This is an interesting personal account of a man who was arrested for civil disobedience in Washington D.C.
Excerpts from . . .
A personal message from Ron Crickenberger, Libertarian Party Political Director
My Dear Friends,
I was arrested on June 6 for civil disobedience, while protesting a federal government crackdown on medical marijuana clinics.
LP Campus Coordinator Marc Brandl and 8 other drug reform activists were also arrested. We had chained ourselves across the entrance of the Department of Justice on Pennsylvania Avenue in Washington DC. We read statements to the press, and chanted slogans every time the police came to give us "one more warning."
Before the Federal Protection Service cut the chains and drug us away in tight plastic handcuffs, we posted a "Cease and Desist" order on the door, demanding that the federal government end its misguided, immoral war against sick and critically ill patients who ease their suffering with medical marijuana.
Our protest in DC was one of 55 actions with more than 1000 demonstrators in cities across America on Thursday. I participated as part of my congressional campaign, as did many other Libertarian candidates around the country. Americans for Safe Access (ASA) coordinated the nationwide action. ASA is a grassroots effort designed to force Attorney General Ashcroft and the Bush Administration to back off its anti-medical marijuana crusade and to grant states the right to choose and govern medical marijuana laws.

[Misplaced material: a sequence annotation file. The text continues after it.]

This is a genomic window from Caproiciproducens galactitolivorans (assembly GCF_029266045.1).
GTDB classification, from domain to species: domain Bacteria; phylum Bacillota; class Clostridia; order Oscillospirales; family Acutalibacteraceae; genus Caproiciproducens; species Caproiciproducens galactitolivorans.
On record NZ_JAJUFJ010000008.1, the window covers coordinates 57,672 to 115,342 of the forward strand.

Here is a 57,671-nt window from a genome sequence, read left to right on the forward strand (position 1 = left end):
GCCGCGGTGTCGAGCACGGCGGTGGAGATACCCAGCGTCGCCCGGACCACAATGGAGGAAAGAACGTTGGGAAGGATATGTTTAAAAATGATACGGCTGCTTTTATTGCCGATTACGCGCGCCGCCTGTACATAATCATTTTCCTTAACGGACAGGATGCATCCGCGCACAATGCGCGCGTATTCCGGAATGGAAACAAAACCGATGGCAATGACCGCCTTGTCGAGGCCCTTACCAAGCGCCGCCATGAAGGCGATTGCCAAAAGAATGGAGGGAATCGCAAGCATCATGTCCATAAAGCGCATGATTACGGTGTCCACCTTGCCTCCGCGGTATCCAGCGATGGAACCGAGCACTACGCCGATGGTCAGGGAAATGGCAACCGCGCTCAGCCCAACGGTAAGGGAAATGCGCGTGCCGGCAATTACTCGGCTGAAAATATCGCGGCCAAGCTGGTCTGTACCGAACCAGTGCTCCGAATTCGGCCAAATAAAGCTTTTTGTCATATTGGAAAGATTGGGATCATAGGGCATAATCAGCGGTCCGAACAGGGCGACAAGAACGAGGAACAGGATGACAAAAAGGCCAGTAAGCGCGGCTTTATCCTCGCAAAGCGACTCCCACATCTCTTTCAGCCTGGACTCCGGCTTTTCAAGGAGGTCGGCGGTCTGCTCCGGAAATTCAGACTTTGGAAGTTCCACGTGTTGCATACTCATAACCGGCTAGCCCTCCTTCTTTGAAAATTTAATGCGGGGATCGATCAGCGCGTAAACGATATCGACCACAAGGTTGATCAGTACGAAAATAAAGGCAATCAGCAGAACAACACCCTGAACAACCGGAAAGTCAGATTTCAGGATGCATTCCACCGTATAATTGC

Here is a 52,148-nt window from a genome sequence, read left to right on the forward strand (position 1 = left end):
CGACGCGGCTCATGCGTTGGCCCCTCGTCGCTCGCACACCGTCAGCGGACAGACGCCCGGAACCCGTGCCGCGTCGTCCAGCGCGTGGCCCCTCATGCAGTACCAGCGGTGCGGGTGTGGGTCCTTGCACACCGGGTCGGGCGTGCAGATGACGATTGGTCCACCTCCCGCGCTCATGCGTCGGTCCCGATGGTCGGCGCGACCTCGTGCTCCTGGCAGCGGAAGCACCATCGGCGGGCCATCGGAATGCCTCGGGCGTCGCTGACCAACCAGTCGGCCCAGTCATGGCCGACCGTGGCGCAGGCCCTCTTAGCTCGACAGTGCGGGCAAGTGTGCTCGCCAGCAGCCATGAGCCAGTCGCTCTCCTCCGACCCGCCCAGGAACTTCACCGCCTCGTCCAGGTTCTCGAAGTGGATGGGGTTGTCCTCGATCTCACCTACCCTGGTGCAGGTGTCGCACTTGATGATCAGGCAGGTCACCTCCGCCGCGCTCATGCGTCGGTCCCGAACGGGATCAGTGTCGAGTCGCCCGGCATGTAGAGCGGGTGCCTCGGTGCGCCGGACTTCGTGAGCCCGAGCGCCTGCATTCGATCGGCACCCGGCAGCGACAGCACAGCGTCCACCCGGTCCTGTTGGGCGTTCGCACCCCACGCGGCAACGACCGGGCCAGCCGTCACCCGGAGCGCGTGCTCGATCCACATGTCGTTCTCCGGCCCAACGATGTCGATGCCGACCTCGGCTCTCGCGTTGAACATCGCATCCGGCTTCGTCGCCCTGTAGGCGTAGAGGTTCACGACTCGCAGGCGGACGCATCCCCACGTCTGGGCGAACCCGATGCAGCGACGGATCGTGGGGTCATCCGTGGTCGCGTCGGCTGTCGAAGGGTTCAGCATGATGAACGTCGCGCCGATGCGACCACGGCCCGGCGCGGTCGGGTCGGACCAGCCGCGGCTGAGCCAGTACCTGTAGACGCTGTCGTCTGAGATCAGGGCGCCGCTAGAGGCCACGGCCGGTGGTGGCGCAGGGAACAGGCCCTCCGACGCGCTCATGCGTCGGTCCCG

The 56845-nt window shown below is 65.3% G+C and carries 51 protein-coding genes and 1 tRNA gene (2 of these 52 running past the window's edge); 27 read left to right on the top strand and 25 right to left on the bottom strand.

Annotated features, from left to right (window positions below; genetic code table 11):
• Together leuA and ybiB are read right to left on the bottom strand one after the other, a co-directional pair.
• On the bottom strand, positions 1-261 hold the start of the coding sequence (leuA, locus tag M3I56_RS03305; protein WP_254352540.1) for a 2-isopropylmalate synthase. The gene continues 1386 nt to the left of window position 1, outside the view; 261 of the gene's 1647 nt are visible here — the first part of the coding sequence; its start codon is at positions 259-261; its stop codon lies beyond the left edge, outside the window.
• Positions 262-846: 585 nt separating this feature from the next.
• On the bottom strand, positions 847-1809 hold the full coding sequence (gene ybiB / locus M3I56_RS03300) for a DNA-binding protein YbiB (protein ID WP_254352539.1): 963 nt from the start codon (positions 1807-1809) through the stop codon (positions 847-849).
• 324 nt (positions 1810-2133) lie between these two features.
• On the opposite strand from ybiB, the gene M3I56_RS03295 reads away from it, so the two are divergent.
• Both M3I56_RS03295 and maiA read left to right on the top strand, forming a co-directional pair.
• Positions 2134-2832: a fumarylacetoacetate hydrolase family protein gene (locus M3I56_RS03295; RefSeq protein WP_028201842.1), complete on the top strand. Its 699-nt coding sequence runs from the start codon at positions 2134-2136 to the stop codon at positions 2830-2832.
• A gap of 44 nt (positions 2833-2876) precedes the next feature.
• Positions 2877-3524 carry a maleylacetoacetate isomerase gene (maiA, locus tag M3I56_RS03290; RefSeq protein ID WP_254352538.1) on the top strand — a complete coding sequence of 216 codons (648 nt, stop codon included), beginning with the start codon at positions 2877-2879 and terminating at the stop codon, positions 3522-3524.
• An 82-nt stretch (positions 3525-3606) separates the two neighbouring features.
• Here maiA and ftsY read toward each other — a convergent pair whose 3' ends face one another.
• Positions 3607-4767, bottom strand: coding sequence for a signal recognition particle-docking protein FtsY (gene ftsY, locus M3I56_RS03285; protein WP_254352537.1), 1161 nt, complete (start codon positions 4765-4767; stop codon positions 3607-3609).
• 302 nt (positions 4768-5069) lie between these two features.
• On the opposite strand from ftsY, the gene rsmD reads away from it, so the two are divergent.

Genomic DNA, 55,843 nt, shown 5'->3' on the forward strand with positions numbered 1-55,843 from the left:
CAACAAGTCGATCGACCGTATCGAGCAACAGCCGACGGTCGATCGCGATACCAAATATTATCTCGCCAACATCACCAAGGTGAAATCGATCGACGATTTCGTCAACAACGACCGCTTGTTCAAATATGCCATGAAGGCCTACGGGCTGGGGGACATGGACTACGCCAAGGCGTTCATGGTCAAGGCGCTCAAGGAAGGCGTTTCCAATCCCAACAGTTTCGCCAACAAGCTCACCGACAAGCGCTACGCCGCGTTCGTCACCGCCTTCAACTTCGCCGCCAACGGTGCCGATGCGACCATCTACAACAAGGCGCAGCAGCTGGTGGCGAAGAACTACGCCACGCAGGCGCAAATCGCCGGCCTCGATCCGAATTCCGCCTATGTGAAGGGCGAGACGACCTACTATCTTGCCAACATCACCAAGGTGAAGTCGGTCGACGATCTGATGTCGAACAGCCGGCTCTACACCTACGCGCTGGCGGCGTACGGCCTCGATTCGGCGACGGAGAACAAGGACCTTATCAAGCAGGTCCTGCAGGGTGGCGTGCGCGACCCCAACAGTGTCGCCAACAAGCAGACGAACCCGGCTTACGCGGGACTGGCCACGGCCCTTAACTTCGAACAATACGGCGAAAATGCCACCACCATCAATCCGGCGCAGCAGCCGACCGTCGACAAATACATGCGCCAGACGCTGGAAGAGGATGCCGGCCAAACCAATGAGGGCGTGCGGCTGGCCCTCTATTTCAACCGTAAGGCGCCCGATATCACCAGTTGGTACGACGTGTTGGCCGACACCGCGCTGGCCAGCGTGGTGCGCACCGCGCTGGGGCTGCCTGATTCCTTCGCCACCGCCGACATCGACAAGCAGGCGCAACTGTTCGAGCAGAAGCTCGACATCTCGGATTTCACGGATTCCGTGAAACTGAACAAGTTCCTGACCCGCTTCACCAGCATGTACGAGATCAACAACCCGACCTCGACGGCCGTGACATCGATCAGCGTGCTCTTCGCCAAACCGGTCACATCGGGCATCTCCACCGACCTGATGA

Since September 11 of last year, the federal government has conducted at least 5 raids against medical cannabis dispensaries in California, throwing patients in the street, confiscating homes, and arresting caregivers. June 6 was picked as the day of action because a federal judge in California is expected to issue a ruling very soon that will effectively give the DEA a green light to escalate their raids -- depriving thousands more patients of their safe, quality-controlled source of medicine.
Committing an act of civil disobedience was not an action I took lightly. I sought advice from LP Chairman Jim Lark, General Counsel Bill Hall, Sheriff Bill Masters, as well as all of the HQ office staff. And of course, my partner in life, Noelle. I recognized that, in addition to the obvious potential negative consequences to me, that there was the potential for negative as well as positive public reaction.
As "point man" for the LP's Drug War Focus Strategy -- our plan to end drug prohibition at the federal level by 2010 -- it is my responsibility to network with the other drug reform groups, and to work with them to help implement our strategy. You can't do much more to demonstrate that you are committed to a cause than to get arrested in a civil disobedience action. So I had incentive to participate beyond just believing that it was the right thing to do.